The 2015 Nevada Legislature was a mixed bag

Lots of fun stuff on the Nevada Legislature's video page:

I give the 2015 Nevada Legislature a very mixed review.

I give an A+ for passing not one, but two school choice bills. Nevada has gone from being one of the worst states for school choice to one of the best. The combination of opportunity scholarships combined with Educational Savings Accounts (ESA) that can be used by parents for a variety of non-public school expenses is the kind of structural change that I hoped would come out of this Republican one-party rule. Parents now can send their children to private schools without hurting the school districts since the funding comes from the Distributive School Account, leaving intact other funding for per pupil expenditures. A quality alternative education is now within reach for Nevada’s poorest children.

However, the Nevada Legislature gets an F for buckling under to Gov. Brian Sandoval’s huge tax increase. This will tarnish the Republican brand in Nevada for years. A modest tax increase tied to inflation and population growth would have been acceptable. The governor’s tax increase is embarrassing to conservatives and libertarians who elected Republicans promising to lower taxes and cut government. Now liberals are happily tweeting that Gov. Sandoval is their “Democratic governor.” Ray Hagar quipped the Democrats should work hard to keep Republicans in power so they can get their agenda passed. Sandoval simply rolled over to the unions and big business, saddling Nevada with a completely unnecessary tax increase and bloated budget.

Watching the testimony on May 30 in front of the Assembly Committee of the Whole, it became obvious who benefits from this tax increase, and it sure ain’t Nevada’s children. Testifying against the bill were blue collar industries like trucking and scrap metal, concerned that the gross receipts tax would hit hardest in years with minimal profits or even losses. Testifying for the bill were the usual dominant players in Nevada, the gaming, financial, mining and telecommunications industries who will benefit from playing ball with the governor while saddling new competitors with higher taxes. These lobbyists insisted that they were willing to sacrifice for the children because it’s really not about money, it’s about quality of life. When you have been around for a while, you know when someone says it’s not about the money, it’s about the money.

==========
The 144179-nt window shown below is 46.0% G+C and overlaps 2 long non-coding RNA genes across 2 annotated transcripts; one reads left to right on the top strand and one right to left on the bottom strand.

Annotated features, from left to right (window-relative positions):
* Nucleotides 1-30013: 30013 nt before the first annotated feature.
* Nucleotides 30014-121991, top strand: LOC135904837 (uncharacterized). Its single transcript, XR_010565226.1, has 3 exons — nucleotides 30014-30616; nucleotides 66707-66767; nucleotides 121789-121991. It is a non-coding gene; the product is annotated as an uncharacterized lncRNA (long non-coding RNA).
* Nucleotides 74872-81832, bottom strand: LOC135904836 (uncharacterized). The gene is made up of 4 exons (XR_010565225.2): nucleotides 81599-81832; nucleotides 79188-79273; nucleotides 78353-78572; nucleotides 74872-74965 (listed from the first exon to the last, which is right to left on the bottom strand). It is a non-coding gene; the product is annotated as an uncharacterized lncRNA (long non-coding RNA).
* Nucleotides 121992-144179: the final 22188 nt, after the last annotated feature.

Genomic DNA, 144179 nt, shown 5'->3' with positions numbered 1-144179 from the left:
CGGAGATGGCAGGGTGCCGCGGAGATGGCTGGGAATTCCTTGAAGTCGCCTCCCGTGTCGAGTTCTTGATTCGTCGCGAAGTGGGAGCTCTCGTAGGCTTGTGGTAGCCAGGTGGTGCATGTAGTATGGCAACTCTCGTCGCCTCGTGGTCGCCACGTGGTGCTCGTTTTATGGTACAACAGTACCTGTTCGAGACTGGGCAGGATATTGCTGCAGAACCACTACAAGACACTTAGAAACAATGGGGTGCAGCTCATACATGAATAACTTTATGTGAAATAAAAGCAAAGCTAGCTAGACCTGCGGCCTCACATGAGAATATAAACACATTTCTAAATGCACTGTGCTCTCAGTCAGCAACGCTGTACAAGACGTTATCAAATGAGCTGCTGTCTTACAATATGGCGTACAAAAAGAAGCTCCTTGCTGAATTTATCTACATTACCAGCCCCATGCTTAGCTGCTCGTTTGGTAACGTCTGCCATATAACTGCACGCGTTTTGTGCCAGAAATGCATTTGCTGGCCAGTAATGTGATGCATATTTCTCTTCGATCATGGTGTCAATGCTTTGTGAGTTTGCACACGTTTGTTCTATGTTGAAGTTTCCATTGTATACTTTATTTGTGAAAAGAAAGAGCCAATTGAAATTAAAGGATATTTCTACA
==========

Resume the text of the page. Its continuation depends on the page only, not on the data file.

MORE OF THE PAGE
The new commerce tax will act like a European-style value added tax, pyramiding tax upon tax as each stage of production will be hit. Proponents claim the tax will not affect 90 percent of businesses in the state but when pressed admit the tax is designed for expansion. The closest thing to immortality on Earth is a new government tax.

There will be constitutional challenges because the tax violates the Nevada Constitution’s mandate that taxes be uniform. There are 27 different rates for different industries, which will be a full employment program for corporate lobbyists. As these impeccably dressed courtiers infest Carson City, those who look a tad scruffier will pay more for cigarettes, retail goods, rents, and utilities while seeing their taxes fund more administrators, boondoggles and flat outcomes.

We have heard the same siren song every time taxes have been raised for education—this time it will be different. Well, it won’t. Sandoval is whistling past the graveyard wherein lie the bones of governors Bryan, Miller and Guinn, whose enormous education spending increases got us to today, where everyone blithely admits the public schools suck. If Republicans really wanted to run government as a business, they would have cut educational spending as wasteful and unproductive. Instead, they opened our wallets without any expectation of better results. For shame!